Last week, my husband and I finally booked our return tickets to Pakistan. It was a proud moment, happy moment, not just because we had been saving to buy them for months, but because we had not been home in nearly two years.
Two years! It seemed like a lifetime. We had missed much: babies, engagements, weddings, new additions to the family and the passing of old, new restaurants and cafés, new TV channels, even the opening of Lahore’s first go-karting park. I could hardly contain my excitement.
Yet, my excitement was tainted by a very strange and disquieting thought – was there even a Pakistan to go back to?
My family and friends would be there, yes, and the house I grew up in, and my high school, and the neighbourhood park, and the grocery store where my mother did the monthly shopping, and our favourite ice cream spot…but what about the country? I’m not talking about poverty, and corruption, and crippling natural disasters – I’m talking about a place more sinister, much more frightening…
A place where two teenage boys can be beaten to death by a mob for a crime they didn’t commit, with passersby recording videos of the horrific scene on their cell phones.
A place where a woman can be sentenced to hang for something as equivocal as “blasphemy”.
A place where a governor can be assassinated because he defended the victim of an unjust law, and his killer hailed as a “hero” by religious extremists and educated lawyers alike.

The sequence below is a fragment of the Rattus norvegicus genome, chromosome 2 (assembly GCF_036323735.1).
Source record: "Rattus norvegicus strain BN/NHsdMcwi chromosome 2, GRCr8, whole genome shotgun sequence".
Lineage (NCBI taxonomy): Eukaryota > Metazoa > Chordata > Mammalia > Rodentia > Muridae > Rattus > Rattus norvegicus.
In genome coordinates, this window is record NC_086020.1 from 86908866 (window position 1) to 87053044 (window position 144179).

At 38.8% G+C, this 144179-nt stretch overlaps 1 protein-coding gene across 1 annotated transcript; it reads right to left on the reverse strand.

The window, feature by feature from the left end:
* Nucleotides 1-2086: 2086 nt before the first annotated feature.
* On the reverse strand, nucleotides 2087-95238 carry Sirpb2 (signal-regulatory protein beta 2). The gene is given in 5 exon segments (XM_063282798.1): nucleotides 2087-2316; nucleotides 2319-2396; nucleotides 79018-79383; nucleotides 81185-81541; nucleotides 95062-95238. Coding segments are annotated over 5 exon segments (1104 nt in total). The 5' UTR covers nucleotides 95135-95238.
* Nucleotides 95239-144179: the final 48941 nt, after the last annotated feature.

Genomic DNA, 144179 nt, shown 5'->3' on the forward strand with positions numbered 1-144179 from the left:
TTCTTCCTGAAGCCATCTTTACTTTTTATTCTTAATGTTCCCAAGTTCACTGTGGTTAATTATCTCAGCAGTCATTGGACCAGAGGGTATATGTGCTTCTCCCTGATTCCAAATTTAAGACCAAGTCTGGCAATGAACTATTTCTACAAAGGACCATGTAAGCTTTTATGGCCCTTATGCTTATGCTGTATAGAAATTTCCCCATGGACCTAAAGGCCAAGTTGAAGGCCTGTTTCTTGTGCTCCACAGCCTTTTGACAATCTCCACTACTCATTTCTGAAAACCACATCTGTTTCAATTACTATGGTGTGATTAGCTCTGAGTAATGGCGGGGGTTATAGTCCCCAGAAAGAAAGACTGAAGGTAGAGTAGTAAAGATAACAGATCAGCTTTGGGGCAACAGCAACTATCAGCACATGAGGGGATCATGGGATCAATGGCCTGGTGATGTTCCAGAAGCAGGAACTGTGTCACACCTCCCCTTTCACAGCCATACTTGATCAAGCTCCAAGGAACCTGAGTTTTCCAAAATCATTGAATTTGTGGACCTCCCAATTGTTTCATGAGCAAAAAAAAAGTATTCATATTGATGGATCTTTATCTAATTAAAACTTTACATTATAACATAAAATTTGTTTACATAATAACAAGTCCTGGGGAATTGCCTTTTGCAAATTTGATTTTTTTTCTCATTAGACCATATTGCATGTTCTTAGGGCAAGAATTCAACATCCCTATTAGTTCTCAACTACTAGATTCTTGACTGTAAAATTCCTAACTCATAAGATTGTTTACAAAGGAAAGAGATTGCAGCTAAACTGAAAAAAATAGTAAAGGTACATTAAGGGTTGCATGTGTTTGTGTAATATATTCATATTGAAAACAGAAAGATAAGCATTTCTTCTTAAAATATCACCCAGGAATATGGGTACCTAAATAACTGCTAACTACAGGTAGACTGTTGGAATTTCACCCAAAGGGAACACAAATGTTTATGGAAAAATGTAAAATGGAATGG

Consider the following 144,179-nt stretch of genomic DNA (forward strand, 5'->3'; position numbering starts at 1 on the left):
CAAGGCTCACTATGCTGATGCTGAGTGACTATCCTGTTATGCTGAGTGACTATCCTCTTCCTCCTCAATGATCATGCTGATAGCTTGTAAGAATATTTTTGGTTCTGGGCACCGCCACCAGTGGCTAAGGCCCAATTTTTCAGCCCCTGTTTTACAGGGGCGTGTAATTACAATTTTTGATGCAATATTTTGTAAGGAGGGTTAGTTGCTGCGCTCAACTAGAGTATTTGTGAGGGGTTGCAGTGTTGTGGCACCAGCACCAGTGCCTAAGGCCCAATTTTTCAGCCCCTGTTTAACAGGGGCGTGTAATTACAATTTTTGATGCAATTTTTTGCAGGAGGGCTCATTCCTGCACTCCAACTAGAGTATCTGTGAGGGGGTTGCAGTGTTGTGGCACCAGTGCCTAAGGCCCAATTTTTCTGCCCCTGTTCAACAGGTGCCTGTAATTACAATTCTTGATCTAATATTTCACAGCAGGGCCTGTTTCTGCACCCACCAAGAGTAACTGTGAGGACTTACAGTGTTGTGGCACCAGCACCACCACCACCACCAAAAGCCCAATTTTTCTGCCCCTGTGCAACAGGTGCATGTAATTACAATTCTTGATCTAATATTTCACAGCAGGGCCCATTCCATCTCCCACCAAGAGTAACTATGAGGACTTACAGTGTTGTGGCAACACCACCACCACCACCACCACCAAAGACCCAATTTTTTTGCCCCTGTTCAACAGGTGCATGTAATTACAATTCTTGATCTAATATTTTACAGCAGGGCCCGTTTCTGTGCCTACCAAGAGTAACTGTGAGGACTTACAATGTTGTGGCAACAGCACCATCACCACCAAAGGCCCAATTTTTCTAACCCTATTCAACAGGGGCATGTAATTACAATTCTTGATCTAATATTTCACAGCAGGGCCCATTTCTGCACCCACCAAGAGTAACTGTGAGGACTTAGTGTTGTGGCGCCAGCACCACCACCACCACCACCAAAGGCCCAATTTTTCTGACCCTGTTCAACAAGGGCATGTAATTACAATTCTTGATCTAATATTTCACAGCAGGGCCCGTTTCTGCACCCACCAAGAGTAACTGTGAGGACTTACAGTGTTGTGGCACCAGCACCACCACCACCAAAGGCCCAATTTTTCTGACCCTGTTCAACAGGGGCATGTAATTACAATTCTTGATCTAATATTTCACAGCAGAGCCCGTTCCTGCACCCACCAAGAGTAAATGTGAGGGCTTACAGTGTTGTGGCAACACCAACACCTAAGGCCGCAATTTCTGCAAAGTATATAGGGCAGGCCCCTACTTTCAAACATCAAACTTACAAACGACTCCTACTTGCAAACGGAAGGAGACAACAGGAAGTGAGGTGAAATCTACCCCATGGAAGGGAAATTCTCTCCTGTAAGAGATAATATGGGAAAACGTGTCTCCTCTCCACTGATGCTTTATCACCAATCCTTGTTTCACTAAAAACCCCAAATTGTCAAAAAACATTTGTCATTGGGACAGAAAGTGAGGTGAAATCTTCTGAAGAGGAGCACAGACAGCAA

The Pakistan I knew
This is not the Pakistan I grew up loving. This vision of a bigoted, bloodthirsty country is just as alien to me as it is to you.
The Pakistan I know was warm, bustling and infectious, like a big hug, a loud laugh – like chutney, bright and pungent, or sweet and tangy, like anwar ratol mangoes. It was generous. It was kind. It was the sort of place where a stranger would offer you his bed and himself sleep on the floor if you were a guest at his house; a place where every man, woman or child was assured a spot to rest and a plate of food at the local sufi shrine. A place where leftovers were never tossed in the garbage, always given away, where tea flowed liked water and where a poor man could be a shoe-shiner one day, a balloon-seller the second, and a windshield-wiper the third, but there was always some work to do, some spontaneous job to be had, and so, he got by.